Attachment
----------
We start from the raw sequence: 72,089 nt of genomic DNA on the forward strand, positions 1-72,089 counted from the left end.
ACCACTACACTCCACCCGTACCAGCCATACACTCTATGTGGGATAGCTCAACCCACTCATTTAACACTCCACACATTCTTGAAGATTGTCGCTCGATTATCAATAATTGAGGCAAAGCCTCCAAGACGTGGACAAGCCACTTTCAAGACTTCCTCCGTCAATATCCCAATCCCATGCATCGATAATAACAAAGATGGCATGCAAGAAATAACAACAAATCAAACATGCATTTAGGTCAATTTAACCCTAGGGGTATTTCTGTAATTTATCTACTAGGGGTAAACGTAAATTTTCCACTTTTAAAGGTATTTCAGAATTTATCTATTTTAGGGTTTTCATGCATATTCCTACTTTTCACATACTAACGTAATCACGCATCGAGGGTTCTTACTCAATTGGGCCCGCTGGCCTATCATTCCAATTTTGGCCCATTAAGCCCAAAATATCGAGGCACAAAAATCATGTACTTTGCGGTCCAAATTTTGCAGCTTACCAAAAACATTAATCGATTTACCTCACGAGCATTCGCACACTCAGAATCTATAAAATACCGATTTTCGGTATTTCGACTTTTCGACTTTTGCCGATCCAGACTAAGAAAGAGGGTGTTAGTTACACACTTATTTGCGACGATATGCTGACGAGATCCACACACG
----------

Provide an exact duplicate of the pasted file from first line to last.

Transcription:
We start from the raw sequence: 72,089 nt of genomic DNA on the forward strand, positions 1-72,089 counted from the left end.
ACCACTACACTCCACCCGTACCAGCCATACACTCTATGTGGGATAGCTCAACCCACTCATTTAACACTCCACACATTCTTGAAGATTGTCGCTCGATTATCAATAATTGAGGCAAAGCCTCCAAGACGTGGACAAGCCACTTTCAAGACTTCCTCCGTCAATATCCCAATCCCATGCATCGATAATAACAAAGATGGCATGCAAGAAATAACAACAAATCAAACATGCATTTAGGTCAATTTAACCCTAGGGGTATTTCTGTAATTTATCTACTAGGGGTAAACGTAAATTTTCCACTTTTAAAGGTATTTCAGAATTTATCTATTTTAGGGTTTTCATGCATATTCCTACTTTTCACATACTAACGTAATCACGCATCGAGGGTTCTTACTCAATTGGGCCCGCTGGCCTATCATTCCAATTTTGGCCCATTAAGCCCAAAATATCGAGGCACAAAAATCATGTACTTTGCGGTCCAAATTTTGCAGCTTACCAAAAACATTAATCGATTTACCTCACGAGCATTCGCACACTCAGAATCTATAAAATACCGATTTTCGGTATTTCGACTTTTCGACTTTTGCCGATCCAGACTAAGAAAGAGGGTGTTAGTTACACACTTATTTGCGACGATATGCTGACGAGATCCACACACG